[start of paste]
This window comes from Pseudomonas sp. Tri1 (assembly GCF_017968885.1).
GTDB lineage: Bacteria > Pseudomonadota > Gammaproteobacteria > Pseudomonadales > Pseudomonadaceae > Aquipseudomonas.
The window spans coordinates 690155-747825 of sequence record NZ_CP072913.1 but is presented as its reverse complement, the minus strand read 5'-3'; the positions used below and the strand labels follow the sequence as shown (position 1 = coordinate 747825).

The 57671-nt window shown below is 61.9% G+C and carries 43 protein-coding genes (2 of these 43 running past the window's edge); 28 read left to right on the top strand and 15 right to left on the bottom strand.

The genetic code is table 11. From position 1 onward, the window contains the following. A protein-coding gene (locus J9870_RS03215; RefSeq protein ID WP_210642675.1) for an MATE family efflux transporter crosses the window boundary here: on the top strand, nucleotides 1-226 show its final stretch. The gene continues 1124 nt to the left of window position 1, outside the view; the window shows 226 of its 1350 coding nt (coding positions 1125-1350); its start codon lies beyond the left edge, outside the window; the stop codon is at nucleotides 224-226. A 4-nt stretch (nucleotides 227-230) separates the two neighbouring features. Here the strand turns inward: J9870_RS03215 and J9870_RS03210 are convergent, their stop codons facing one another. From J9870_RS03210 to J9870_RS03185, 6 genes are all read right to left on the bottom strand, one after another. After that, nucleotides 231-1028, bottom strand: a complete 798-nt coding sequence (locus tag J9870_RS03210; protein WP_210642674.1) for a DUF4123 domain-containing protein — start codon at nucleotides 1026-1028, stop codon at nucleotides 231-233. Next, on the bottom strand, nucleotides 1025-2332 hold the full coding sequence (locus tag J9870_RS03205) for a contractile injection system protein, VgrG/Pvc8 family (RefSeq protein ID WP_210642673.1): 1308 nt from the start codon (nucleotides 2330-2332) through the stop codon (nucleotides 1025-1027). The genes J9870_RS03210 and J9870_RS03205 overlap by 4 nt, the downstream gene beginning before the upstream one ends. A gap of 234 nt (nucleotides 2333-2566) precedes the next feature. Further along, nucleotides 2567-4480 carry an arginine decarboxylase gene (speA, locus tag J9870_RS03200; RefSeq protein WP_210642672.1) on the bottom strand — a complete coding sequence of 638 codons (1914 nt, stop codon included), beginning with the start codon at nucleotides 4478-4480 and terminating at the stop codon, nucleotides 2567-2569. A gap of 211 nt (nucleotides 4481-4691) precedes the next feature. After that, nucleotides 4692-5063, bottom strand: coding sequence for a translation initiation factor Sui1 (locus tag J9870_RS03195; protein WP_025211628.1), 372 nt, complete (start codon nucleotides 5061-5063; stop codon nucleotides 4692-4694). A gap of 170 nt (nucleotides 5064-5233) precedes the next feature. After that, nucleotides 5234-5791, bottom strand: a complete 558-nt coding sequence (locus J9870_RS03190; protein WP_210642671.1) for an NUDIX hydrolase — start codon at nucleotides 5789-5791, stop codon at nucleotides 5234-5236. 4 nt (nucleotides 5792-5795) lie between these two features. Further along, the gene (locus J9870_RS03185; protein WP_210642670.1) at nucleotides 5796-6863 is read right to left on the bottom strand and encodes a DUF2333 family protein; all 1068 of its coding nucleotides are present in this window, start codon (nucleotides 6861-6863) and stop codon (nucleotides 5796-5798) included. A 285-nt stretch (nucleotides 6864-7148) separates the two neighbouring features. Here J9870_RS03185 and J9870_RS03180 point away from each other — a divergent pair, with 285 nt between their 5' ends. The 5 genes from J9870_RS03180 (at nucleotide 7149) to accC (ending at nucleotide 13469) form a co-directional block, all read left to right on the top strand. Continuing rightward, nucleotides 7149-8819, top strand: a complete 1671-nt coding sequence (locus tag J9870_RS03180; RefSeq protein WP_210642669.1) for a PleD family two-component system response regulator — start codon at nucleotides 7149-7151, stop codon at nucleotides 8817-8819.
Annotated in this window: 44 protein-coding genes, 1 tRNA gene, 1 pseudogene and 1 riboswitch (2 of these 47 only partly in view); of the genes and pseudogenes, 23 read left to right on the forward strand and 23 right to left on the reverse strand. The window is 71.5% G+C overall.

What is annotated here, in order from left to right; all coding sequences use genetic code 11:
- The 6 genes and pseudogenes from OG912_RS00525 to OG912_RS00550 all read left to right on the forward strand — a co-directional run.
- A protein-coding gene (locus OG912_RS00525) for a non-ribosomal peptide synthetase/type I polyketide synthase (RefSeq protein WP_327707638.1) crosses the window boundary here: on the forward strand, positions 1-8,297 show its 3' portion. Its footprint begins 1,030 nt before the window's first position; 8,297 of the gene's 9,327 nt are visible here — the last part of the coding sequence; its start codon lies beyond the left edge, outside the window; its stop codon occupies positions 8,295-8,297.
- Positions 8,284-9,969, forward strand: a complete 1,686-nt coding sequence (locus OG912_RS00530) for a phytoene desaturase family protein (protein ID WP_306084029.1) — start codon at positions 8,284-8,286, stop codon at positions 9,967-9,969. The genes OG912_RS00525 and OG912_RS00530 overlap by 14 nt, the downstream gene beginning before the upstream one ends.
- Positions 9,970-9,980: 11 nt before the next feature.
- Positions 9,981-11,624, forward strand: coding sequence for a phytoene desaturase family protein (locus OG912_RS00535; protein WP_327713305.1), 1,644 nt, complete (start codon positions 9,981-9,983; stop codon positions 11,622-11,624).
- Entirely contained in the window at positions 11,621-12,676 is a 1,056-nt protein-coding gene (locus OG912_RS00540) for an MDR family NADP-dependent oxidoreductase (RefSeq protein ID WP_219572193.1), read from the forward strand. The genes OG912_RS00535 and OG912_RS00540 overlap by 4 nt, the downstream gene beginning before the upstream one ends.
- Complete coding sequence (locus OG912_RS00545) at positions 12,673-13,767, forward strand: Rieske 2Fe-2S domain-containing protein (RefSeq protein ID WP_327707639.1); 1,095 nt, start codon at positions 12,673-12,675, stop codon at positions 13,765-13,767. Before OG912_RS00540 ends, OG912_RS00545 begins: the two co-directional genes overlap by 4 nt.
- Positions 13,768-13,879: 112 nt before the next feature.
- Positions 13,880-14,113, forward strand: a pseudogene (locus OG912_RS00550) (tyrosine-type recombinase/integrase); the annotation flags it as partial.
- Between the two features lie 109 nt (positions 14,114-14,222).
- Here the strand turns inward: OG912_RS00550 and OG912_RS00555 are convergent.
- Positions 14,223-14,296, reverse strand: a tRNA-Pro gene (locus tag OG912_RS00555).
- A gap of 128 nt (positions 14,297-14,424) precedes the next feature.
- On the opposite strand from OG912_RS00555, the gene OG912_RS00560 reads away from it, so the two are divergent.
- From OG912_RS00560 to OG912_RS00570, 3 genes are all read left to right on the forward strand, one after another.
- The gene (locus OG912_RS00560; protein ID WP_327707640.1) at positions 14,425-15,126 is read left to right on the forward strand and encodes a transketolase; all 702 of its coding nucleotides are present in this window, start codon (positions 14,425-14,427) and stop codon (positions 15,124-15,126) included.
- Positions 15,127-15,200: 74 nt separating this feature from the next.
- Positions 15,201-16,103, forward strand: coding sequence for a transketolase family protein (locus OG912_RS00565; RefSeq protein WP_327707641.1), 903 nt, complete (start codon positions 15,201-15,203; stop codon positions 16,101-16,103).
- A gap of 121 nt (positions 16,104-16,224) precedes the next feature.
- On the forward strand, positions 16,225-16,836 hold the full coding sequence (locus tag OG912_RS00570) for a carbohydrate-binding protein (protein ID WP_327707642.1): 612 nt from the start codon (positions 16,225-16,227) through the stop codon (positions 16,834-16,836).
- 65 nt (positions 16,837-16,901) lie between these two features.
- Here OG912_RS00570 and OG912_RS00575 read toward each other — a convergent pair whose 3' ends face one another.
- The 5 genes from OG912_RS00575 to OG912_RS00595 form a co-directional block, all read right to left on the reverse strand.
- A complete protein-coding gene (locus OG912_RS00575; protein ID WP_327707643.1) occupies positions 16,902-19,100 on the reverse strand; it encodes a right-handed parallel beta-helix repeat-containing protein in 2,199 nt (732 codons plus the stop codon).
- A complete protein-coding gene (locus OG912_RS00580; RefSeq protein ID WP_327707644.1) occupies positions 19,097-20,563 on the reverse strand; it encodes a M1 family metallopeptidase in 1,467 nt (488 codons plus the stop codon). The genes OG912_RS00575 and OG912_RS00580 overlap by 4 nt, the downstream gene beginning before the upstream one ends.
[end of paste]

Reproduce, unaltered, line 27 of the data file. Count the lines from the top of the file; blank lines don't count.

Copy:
- On the forward strand, positions 16,225-16,836 hold the full coding sequence (locus tag OG912_RS00570) for a carbohydrate-binding protein (protein ID WP_327707642.1): 612 nt from the start codon (positions 16,225-16,227) through the stop codon (positions 16,834-16,836).